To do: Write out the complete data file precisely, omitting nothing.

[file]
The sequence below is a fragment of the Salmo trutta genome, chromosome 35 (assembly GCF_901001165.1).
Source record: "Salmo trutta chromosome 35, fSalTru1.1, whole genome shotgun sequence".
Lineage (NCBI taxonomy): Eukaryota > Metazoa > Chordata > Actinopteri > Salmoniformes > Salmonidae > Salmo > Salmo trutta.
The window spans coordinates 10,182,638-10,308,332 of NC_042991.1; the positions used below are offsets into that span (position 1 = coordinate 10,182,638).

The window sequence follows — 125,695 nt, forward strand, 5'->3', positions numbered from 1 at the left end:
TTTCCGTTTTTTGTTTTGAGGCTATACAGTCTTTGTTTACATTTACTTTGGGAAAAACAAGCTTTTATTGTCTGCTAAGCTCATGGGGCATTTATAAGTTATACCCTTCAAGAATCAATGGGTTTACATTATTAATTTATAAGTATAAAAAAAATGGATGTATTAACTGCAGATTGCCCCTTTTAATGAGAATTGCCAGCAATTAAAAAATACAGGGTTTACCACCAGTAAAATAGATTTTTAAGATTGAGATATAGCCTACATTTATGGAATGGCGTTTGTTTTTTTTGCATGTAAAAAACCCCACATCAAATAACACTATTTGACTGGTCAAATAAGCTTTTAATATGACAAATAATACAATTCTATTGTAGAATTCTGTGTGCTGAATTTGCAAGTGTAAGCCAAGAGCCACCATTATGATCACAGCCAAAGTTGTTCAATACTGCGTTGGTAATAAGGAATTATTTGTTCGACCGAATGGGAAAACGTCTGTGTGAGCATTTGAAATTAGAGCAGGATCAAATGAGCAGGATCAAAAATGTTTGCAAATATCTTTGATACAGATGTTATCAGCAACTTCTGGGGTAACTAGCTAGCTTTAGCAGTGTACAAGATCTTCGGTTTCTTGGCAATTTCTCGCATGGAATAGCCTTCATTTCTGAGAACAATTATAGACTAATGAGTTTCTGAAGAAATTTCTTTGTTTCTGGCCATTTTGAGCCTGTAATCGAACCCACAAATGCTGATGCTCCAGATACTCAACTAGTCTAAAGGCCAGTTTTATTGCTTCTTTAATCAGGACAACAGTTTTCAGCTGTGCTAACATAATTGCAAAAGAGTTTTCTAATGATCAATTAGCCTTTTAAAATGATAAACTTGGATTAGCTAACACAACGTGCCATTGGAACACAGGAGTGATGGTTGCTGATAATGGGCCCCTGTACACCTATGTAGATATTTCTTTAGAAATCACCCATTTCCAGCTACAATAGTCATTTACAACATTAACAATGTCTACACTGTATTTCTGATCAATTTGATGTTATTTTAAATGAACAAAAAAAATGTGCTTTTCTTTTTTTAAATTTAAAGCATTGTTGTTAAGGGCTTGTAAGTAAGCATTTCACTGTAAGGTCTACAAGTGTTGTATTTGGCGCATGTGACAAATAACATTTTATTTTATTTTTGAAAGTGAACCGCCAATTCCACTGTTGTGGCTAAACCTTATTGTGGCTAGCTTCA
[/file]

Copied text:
The sequence below is a fragment of the Salmo trutta genome, chromosome 35 (assembly GCF_901001165.1).
Source record: "Salmo trutta chromosome 35, fSalTru1.1, whole genome shotgun sequence".
Lineage (NCBI taxonomy): Eukaryota > Metazoa > Chordata > Actinopteri > Salmoniformes > Salmonidae > Salmo > Salmo trutta.
The window spans coordinates 10,182,638-10,308,332 of NC_042991.1; the positions used below are offsets into that span (position 1 = coordinate 10,182,638).

The window sequence follows — 125,695 nt, forward strand, 5'->3', positions numbered from 1 at the left end:
TTTCCGTTTTTTGTTTTGAGGCTATACAGTCTTTGTTTACATTTACTTTGGGAAAAACAAGCTTTTATTGTCTGCTAAGCTCATGGGGCATTTATAAGTTATACCCTTCAAGAATCAATGGGTTTACATTATTAATTTATAAGTATAAAAAAAATGGATGTATTAACTGCAGATTGCCCCTTTTAATGAGAATTGCCAGCAATTAAAAAATACAGGGTTTACCACCAGTAAAATAGATTTTTAAGATTGAGATATAGCCTACATTTATGGAATGGCGTTTGTTTTTTTTGCATGTAAAAAACCCCACATCAAATAACACTATTTGACTGGTCAAATAAGCTTTTAATATGACAAATAATACAATTCTATTGTAGAATTCTGTGTGCTGAATTTGCAAGTGTAAGCCAAGAGCCACCATTATGATCACAGCCAAAGTTGTTCAATACTGCGTTGGTAATAAGGAATTATTTGTTCGACCGAATGGGAAAACGTCTGTGTGAGCATTTGAAATTAGAGCAGGATCAAATGAGCAGGATCAAAAATGTTTGCAAATATCTTTGATACAGATGTTATCAGCAACTTCTGGGGTAACTAGCTAGCTTTAGCAGTGTACAAGATCTTCGGTTTCTTGGCAATTTCTCGCATGGAATAGCCTTCATTTCTGAGAACAATTATAGACTAATGAGTTTCTGAAGAAATTTCTTTGTTTCTGGCCATTTTGAGCCTGTAATCGAACCCACAAATGCTGATGCTCCAGATACTCAACTAGTCTAAAGGCCAGTTTTATTGCTTCTTTAATCAGGACAACAGTTTTCAGCTGTGCTAACATAATTGCAAAAGAGTTTTCTAATGATCAATTAGCCTTTTAAAATGATAAACTTGGATTAGCTAACACAACGTGCCATTGGAACACAGGAGTGATGGTTGCTGATAATGGGCCCCTGTACACCTATGTAGATATTTCTTTAGAAATCACCCATTTCCAGCTACAATAGTCATTTACAACATTAACAATGTCTACACTGTATTTCTGATCAATTTGATGTTATTTTAAATGAACAAAAAAAATGTGCTTTTCTTTTTTTAAATTTAAAGCATTGTTGTTAAGGGCTTGTAAGTAAGCATTTCACTGTAAGGTCTACAAGTGTTGTATTTGGCGCATGTGACAAATAACATTTTATTTTATTTTTGAAAGTGAACCGCCAATTCCACTGTTGTGGCTAAACCTTATTGTGGCTAGCTTCA